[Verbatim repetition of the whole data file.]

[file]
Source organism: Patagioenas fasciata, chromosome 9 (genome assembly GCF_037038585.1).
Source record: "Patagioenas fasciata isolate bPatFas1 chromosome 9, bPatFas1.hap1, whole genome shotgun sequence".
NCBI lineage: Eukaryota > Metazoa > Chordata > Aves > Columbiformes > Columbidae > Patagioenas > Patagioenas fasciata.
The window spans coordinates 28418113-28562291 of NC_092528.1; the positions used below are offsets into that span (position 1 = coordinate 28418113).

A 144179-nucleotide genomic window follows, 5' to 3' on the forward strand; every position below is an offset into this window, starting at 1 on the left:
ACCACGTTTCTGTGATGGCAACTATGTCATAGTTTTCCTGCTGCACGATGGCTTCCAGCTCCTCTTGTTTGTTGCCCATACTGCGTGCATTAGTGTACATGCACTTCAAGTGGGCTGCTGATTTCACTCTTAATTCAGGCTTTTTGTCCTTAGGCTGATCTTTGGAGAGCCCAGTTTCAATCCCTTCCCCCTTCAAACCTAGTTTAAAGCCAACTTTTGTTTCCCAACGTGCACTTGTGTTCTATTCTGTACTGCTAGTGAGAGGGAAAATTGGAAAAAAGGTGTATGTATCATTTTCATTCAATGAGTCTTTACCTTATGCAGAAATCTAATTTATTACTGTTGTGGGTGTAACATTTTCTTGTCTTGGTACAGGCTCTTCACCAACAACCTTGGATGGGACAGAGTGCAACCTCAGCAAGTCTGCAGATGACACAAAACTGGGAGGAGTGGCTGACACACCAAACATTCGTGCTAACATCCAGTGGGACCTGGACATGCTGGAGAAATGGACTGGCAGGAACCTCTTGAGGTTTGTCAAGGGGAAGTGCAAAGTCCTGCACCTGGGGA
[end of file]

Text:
Source organism: Patagioenas fasciata, chromosome 9 (genome assembly GCF_037038585.1).
Source record: "Patagioenas fasciata isolate bPatFas1 chromosome 9, bPatFas1.hap1, whole genome shotgun sequence".
NCBI lineage: Eukaryota > Metazoa > Chordata > Aves > Columbiformes > Columbidae > Patagioenas > Patagioenas fasciata.
The window spans coordinates 28418113-28562291 of NC_092528.1; the positions used below are offsets into that span (position 1 = coordinate 28418113).

A 144179-nucleotide genomic window follows, 5' to 3' on the forward strand; every position below is an offset into this window, starting at 1 on the left:
ACCACGTTTCTGTGATGGCAACTATGTCATAGTTTTCCTGCTGCACGATGGCTTCCAGCTCCTCTTGTTTGTTGCCCATACTGCGTGCATTAGTGTACATGCACTTCAAGTGGGCTGCTGATTTCACTCTTAATTCAGGCTTTTTGTCCTTAGGCTGATCTTTGGAGAGCCCAGTTTCAATCCCTTCCCCCTTCAAACCTAGTTTAAAGCCAACTTTTGTTTCCCAACGTGCACTTGTGTTCTATTCTGTACTGCTAGTGAGAGGGAAAATTGGAAAAAAGGTGTATGTATCATTTTCATTCAATGAGTCTTTACCTTATGCAGAAATCTAATTTATTACTGTTGTGGGTGTAACATTTTCTTGTCTTGGTACAGGCTCTTCACCAACAACCTTGGATGGGACAGAGTGCAACCTCAGCAAGTCTGCAGATGACACAAAACTGGGAGGAGTGGCTGACACACCAAACATTCGTGCTAACATCCAGTGGGACCTGGACATGCTGGAGAAATGGACTGGCAGGAACCTCTTGAGGTTTGTCAAGGGGAAGTGCAAAGTCCTGCACCTGGGGA